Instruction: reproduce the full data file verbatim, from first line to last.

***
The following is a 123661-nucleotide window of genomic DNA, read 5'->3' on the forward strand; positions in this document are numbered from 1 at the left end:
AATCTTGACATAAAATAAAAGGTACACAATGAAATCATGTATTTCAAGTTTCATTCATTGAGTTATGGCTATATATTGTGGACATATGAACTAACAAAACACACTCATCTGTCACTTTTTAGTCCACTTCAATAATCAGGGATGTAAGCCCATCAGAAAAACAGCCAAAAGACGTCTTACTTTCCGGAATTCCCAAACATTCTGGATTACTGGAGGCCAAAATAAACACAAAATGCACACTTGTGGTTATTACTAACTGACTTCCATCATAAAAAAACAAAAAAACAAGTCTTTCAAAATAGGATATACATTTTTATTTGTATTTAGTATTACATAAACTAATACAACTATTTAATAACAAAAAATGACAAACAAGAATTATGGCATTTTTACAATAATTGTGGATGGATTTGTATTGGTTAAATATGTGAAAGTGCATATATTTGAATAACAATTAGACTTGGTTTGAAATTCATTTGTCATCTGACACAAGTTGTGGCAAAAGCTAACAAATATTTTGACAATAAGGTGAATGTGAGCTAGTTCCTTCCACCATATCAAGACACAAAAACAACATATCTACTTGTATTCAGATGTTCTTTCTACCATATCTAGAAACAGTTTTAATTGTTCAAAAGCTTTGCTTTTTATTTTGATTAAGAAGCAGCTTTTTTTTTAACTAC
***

The following is a 123661-nucleotide window of genomic DNA, read 5'->3' on the forward strand; positions in this document are numbered from 1 at the left end:
AATCTTGACATAAAATAAAAGGTACACAATGAAATCATGTATTTCAAGTTTCATTCATTGAGTTATGGCTATATATTGTGGACATATGAACTAACAAAACACACTCATCTGTCACTTTTTAGTCCACTTCAATAATCAGGGATGTAAGCCCATCAGAAAAACAGCCAAAAGACGTCTTACTTTCCGGAATTCCCAAACATTCTGGATTACTGGAGGCCAAAATAAACACAAAATGCACACTTGTGGTTATTACTAACTGACTTCCATCATAAAAAAACAAAAAAACAAGTCTTTCAAAATAGGATATACATTTTTATTTGTATTTAGTATTACATAAACTAATACAACTATTTAATAACAAAAAATGACAAACAAGAATTATGGCATTTTTACAATAATTGTGGATGGATTTGTATTGGTTAAATATGTGAAAGTGCATATATTTGAATAACAATTAGACTTGGTTTGAAATTCATTTGTCATCTGACACAAGTTGTGGCAAAAGCTAACAAATATTTTGACAATAAGGTGAATGTGAGCTAGTTCCTTCCACCATATCAAGACACAAAAACAACATATCTACTTGTATTCAGATGTTCTTTCTACCATATCTAGAAACAGTTTTAATTGTTCAAAAGCTTTGCTTTTTATTTTGATTAAGAAGCAGCTTTTTTTTTAACTAC